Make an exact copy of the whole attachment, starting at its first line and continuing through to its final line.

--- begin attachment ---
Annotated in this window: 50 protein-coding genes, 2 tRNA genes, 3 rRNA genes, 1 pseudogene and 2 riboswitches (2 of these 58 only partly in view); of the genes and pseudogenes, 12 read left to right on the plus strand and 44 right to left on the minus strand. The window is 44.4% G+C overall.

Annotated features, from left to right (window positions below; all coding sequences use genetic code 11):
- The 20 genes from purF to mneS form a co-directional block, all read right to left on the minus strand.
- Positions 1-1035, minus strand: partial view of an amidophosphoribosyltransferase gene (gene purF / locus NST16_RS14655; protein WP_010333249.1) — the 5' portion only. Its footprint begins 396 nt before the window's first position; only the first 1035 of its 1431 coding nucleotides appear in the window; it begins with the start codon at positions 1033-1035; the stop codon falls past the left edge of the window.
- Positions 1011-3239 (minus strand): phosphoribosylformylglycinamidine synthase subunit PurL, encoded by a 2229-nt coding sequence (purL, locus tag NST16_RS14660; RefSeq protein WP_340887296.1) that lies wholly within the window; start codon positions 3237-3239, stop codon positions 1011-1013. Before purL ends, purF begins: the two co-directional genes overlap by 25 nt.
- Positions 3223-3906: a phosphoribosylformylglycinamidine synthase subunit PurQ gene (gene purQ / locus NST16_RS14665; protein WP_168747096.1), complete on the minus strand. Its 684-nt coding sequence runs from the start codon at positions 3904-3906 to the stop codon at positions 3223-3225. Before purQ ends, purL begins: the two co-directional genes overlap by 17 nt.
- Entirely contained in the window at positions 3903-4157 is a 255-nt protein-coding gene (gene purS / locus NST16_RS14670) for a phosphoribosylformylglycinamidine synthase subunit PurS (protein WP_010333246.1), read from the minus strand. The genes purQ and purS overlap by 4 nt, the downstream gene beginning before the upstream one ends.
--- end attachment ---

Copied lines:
Annotated in this window: 50 protein-coding genes, 2 tRNA genes, 3 rRNA genes, 1 pseudogene and 2 riboswitches (2 of these 58 only partly in view); of the genes and pseudogenes, 12 read left to right on the plus strand and 44 right to left on the minus strand. The window is 44.4% G+C overall.

Annotated features, from left to right (window positions below; all coding sequences use genetic code 11):
- The 20 genes from purF to mneS form a co-directional block, all read right to left on the minus strand.
- Positions 1-1035, minus strand: partial view of an amidophosphoribosyltransferase gene (gene purF / locus NST16_RS14655; protein WP_010333249.1) — the 5' portion only. Its footprint begins 396 nt before the window's first position; only the first 1035 of its 1431 coding nucleotides appear in the window; it begins with the start codon at positions 1033-1035; the stop codon falls past the left edge of the window.
- Positions 1011-3239 (minus strand): phosphoribosylformylglycinamidine synthase subunit PurL, encoded by a 2229-nt coding sequence (purL, locus tag NST16_RS14660; RefSeq protein WP_340887296.1) that lies wholly within the window; start codon positions 3237-3239, stop codon positions 1011-1013. Before purL ends, purF begins: the two co-directional genes overlap by 25 nt.
- Positions 3223-3906: a phosphoribosylformylglycinamidine synthase subunit PurQ gene (gene purQ / locus NST16_RS14665; protein WP_168747096.1), complete on the minus strand. Its 684-nt coding sequence runs from the start codon at positions 3904-3906 to the stop codon at positions 3223-3225. Before purQ ends, purL begins: the two co-directional genes overlap by 17 nt.
- Entirely contained in the window at positions 3903-4157 is a 255-nt protein-coding gene (gene purS / locus NST16_RS14670) for a phosphoribosylformylglycinamidine synthase subunit PurS (protein WP_010333246.1), read from the minus strand. The genes purQ and purS overlap by 4 nt, the downstream gene beginning before the upstream one ends.